State of Alabama permitted 3M to release toxic chemicals into Tennessee River for years, records show

DECATUR, Ala. - In April, 3M reported to the Alabama Department of Environmental Management that it was discharging chemicals that are illegal to put into water. But records show that the state of Alabama had been alerted for years and did not stop the continued release of the toxic chemical into the Tennessee River.

WHNT News 19 discovered that 3M disclosed on state discharge reports to ADEM that it was releasing chemical FBSA since at least 2014.

FBSA appears to have been listed as a chemical on the Toxic Substances Control Act (TSCA) in 2009.  However, the state of Alabama appears to have made no adjustments to its laws or regulations regarding allowing the chemical in its water.

3M admitted that it released FBSA and possibly released FBSEE into the river in a letter to the Environmental Protection Agency in April. The chemical manufacturing giant further admits releasing those specific chemicals into water violates the TSCA.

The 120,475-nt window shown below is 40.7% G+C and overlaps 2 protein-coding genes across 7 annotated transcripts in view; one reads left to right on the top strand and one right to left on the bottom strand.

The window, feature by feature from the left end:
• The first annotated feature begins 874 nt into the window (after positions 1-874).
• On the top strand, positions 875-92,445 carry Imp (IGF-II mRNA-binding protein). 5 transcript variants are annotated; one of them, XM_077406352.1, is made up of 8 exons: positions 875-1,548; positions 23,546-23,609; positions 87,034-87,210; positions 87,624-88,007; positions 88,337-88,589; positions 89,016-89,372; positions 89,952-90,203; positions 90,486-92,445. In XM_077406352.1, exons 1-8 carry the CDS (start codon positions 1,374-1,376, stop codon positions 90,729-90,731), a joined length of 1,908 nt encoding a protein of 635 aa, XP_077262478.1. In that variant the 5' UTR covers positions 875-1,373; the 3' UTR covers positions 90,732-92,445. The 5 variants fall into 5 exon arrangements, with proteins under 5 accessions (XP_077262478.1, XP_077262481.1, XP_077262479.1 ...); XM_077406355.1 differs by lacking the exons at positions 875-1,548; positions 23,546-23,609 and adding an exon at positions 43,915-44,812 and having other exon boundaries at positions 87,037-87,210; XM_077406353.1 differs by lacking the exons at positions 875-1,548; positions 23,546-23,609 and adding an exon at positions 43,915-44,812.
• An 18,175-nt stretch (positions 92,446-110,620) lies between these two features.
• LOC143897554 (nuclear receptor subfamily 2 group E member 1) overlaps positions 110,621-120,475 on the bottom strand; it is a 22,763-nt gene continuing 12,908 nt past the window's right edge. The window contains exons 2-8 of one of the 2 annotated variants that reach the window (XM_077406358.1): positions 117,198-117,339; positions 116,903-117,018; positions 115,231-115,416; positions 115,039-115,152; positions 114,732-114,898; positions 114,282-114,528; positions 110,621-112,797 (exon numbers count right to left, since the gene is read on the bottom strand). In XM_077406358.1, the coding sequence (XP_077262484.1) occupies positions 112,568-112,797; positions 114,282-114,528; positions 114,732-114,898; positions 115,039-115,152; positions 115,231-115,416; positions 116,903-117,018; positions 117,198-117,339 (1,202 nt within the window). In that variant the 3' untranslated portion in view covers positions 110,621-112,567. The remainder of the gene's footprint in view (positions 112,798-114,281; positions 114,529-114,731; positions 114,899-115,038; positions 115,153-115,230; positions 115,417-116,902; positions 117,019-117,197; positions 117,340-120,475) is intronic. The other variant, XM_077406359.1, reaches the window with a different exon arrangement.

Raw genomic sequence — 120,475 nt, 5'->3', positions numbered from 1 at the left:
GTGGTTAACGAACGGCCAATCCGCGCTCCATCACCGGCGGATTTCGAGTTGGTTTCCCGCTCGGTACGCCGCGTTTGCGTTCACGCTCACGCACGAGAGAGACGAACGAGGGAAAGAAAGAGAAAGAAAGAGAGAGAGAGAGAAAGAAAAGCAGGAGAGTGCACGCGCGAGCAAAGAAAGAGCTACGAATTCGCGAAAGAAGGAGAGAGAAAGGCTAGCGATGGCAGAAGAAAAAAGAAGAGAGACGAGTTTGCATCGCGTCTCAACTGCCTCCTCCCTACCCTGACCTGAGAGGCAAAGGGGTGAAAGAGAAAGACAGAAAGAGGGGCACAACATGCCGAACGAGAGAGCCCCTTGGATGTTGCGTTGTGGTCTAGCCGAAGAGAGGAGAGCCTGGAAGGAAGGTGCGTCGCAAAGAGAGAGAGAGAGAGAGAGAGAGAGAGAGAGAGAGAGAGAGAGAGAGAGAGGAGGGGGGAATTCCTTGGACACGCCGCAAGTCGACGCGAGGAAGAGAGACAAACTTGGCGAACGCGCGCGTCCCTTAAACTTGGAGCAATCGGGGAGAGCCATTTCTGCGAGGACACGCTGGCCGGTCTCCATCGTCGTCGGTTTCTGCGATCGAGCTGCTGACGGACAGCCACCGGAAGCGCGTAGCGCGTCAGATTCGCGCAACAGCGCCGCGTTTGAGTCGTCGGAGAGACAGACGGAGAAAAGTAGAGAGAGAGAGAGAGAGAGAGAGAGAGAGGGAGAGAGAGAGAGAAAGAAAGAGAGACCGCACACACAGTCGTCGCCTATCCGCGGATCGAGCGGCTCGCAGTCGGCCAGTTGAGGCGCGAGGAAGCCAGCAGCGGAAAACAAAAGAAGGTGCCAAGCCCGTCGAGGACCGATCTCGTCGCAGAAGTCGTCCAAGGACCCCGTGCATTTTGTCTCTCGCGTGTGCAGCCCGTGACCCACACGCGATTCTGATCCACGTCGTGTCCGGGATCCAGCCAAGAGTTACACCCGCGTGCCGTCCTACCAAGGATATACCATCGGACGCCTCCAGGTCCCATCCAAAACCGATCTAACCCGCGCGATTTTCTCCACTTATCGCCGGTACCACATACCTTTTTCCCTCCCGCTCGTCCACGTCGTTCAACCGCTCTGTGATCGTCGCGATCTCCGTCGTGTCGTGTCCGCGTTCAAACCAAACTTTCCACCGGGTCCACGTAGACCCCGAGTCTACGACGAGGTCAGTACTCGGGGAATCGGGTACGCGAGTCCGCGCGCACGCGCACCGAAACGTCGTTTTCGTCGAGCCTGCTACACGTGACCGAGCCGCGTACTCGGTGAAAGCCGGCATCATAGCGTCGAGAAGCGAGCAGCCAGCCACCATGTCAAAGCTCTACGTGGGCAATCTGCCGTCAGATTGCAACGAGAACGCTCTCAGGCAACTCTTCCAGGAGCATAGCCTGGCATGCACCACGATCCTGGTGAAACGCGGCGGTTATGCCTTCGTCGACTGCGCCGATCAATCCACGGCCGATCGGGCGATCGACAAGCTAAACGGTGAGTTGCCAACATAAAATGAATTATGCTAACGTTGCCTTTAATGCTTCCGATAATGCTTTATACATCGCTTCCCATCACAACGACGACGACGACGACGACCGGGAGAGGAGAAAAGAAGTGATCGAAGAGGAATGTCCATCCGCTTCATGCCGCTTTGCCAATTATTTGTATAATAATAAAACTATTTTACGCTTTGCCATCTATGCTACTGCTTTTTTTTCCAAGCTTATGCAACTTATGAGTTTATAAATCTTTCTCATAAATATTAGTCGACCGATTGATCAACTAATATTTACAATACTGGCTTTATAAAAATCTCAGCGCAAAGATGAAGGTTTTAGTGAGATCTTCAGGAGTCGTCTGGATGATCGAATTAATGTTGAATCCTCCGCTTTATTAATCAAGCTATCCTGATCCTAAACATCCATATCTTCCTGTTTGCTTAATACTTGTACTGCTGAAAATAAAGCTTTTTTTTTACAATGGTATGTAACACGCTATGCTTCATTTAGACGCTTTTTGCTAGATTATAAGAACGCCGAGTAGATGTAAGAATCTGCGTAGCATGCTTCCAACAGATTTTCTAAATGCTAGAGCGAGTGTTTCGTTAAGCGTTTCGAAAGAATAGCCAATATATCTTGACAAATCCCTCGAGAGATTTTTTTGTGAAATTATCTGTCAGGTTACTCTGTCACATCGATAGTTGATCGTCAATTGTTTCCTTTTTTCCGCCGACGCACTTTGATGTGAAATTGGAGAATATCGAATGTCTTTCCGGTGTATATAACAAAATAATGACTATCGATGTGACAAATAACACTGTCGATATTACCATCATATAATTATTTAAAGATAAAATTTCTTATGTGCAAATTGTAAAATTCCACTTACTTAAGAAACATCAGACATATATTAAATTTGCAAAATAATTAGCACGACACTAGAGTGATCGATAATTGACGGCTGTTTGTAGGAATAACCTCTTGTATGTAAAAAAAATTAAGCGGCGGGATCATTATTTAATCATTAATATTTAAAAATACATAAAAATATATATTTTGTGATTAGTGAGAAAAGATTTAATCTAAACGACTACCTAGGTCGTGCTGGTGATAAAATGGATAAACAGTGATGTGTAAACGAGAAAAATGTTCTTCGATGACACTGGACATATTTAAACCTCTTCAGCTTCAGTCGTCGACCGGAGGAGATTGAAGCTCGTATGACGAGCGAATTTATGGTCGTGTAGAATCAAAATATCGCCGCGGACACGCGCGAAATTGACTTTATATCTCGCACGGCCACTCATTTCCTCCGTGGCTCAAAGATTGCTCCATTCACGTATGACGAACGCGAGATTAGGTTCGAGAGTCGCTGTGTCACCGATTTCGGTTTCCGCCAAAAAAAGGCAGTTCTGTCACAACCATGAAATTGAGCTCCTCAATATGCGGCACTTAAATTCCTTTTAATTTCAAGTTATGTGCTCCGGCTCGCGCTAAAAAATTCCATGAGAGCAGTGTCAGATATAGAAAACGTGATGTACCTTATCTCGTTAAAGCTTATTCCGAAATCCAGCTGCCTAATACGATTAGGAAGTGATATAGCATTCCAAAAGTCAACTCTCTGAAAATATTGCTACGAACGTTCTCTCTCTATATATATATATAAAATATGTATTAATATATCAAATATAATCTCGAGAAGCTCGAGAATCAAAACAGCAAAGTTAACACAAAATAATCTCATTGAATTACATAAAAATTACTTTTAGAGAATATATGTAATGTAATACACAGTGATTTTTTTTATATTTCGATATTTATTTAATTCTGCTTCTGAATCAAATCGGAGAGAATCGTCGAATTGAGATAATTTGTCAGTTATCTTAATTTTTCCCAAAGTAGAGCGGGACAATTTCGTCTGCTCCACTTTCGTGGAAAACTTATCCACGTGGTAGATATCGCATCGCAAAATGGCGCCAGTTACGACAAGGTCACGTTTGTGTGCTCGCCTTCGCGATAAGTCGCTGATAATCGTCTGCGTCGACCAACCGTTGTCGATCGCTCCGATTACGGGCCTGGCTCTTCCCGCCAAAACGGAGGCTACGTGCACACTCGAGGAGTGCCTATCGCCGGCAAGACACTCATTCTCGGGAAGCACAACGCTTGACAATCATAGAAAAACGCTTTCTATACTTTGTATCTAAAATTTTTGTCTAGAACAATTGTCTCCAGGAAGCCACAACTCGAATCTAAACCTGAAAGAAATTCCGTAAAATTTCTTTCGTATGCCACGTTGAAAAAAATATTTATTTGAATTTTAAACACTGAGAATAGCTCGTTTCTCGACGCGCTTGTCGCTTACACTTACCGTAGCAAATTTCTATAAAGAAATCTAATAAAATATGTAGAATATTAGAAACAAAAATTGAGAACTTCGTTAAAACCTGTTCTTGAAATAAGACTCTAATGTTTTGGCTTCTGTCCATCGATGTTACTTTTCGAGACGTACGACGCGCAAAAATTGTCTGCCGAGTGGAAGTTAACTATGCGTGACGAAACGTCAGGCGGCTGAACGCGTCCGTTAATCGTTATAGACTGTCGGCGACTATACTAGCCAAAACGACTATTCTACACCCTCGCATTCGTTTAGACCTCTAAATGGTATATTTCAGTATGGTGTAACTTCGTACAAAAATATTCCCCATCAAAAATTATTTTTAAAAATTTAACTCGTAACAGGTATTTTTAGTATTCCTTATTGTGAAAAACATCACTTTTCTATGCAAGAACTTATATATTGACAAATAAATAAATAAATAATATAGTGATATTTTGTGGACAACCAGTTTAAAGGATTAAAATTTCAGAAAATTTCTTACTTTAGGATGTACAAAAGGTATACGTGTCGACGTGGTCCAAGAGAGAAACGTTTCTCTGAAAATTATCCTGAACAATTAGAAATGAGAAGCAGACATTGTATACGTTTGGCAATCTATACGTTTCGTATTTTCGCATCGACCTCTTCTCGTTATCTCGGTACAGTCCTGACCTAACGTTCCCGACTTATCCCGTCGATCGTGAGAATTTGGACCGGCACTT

The discovery of the release was apparently found during a 3M internal investigation. 3M told the EPA it has stopped manufacturing operations for both chemicals due to concerns of further violating a federal consent order to not release them into the water.

Environmental testing laboratory Test America confirmed FBSA and FBSEE are short chain PFAS chemicals. The lab said both chemicals are precursors and have the ability to oxidize into other PFAS chemicals.

A consent order, which the 3M's letter says was established in 2009 with the EPA, indicates the company is prohibited from releasing the chemicals because the agency is still working to determine if they pose a risk of injury to health or the environment.

3M issued a statement to WHNT News 19 regarding the chemical releases.

“3M voluntarily reported to EPA and ADEM releases from our manufacturing processes that did not comply with the Toxic Substance Control Act. We shut down the identified manufacturing operations and are completing internal changes to fully address the issue. 3M takes seriously its environmental compliance obligations and is continuously assessing its performance against such obligations.”

The public was not notified of the illegal chemical release until WHNT News 19 discovered the letter on June 14.

ADEM says the EPA has regulatory authority regarding this violation and because of that public notification would need to come from federal regulators. ADEM told WHNT News 19 it has coordinated with EPA Region 4 regarding the release of these chemicals. The EPA said it has an open investigation into the matter and has no further comment at this time.

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